Saturday, June 28, 2008
Gardening with an Un-Gardener!
I started gardening when I was about 19 years old. I remember digging out a circle about 8 feet in diameter and starting in the center, working my way out using concentric circles put seeds in the soil. It was my pride and joy! Those were the days when gardening was simple. Mostly the portulaca was the one plant to survive my little circle.
Here on the left is a path in the back part of our property with all the plants which lived here before we came, mixed in with some species I planted, either native or adapted.
I try to use plants which provide food, or shelter to the small wildlife which are displaced when they build the Walgreens and CVS stores on every corner. What's up with that, anyway? Why DO we need one of those on every corner? The other monster of displacement is Walmart. It's "their" goal to have a Walmart every two miles. Well, around here, mission almost accomplished. Then there's the Lowes/Home Depot "mine is bigger than yours" ideas.
As a result of this we have allowed our gardens to become a certified World Wildlife Foundation Backyard Habitat as well as the harder to get Texas Parks and Wildlife Backyard Habitat. Native plants must make up at least half of the plant list, but I have over half.
This year the garden is transitioning into a garden where I do not water on a regular basis. I will still water my trees because they are more valuable than the house!
This is our lap pool. It's only 50 feet long, but perfectly sized for me to swim laps and have a nice hot tub. Everything is surrounded by plants. Sometimes we go in the pool and use it as a hideout and watch the birds, and other little things living in the garden.
When we moved into this house I brought my entire garden with me from our previous house! That took up the largest covered trailer from U-Haul. Literally hundreds of plants. The previous garden was in Dallas, now in Central Texas. I'm fortunate to have very deep soil as we're half way down on a hill. The top of the hill has rocky outcrops and very thin soil, so I am very fortunate.
This pile is required for animals to have shelter. Currently, that I know of, four very young opossums live in this pile. We've had many animals living in this mess! Animals love natural piles like this. In addition to the opossums, there are mice, rats, Carolina wrens, and there has been an armadillo, but he must have moved somewhere in the front of the property. I see his little nuzzle paths in the mulch in the front garden. No harm comes to the garden other than the movement of mulch. So I move it back in place. I allow for this and it brings me great joy that wild animals like living here.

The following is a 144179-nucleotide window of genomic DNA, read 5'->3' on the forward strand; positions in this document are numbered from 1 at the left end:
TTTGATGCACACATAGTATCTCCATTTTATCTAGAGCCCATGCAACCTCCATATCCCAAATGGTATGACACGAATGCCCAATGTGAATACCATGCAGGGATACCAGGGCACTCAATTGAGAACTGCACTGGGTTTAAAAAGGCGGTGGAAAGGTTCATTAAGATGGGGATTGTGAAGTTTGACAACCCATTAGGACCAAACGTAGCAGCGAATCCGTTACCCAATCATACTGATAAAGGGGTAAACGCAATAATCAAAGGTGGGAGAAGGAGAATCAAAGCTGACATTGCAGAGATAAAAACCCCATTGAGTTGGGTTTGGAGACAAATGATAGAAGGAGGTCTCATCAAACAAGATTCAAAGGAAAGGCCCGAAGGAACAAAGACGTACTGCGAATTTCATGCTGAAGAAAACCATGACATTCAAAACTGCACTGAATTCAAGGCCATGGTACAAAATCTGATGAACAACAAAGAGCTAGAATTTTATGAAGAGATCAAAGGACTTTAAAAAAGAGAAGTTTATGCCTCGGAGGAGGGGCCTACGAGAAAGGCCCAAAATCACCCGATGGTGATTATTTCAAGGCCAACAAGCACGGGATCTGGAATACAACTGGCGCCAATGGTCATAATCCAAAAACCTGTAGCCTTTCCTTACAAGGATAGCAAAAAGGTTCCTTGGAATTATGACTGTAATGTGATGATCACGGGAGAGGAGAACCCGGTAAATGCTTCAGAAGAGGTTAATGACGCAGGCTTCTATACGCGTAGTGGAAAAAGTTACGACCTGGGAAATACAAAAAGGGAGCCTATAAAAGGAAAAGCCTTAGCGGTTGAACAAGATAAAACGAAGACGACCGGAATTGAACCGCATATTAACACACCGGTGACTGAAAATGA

Here's what the yard looked like when we bought the house. There was on mesquite tree in the back where the brush pile is. You can't see it in this photo but it is directly left of the pool and about 30 feet away. I designed the pool so we had planter boxes to either side and a space near the steps of the pool where we could put in a small pond. At first the pond only attracted toads, but now we have bullfrogs too. I have no idea how they got here. We do live near an active creek, but it's about 2,000 feet away.
This photo shows the end of the pool with the hot tub and to the right of the square hot tub is a built in area for the pond. This photo was taken about two months after we bought the house. As you can see, there are homes in the background. I'm happy to report I can no longer see them. I've planted desert willows, vitex, palo verde, Texas mimosa, redbuds and the tree which shades the brush pile is a paulownia. In four years it is almost 30 feet tall. I'll post more photo's in the days to come.
See any neighboring houses to the left? I surrounded the pool with a natural screen. To the left of the pool seen here is where I let it go wild and where the critters have free reign.
Here you see a better photo of the
finished pond enclosure. It's hard to believe how sparse the property was eight years ago.
Here's another view of the back with the patio in view. The
shade cloth is replaced with a one piece greenhouse which fits
over the same frame I put the shade cloth onto.
I'll post more as time goes by and the garden grows. I will put just a few more photos at the bottom of the page which are plants of my passion.
Brugmansia suavolens 'Peaches and Cream'
This Brugmansia is actually a clear yellow and looks to be a 'Charles Grimaldi.' It was given to me so I am not sure of the exact identification.
Thanks for the visit! See you in the garden.
P.S. I know this page is messed up and I'll figure it out eventually!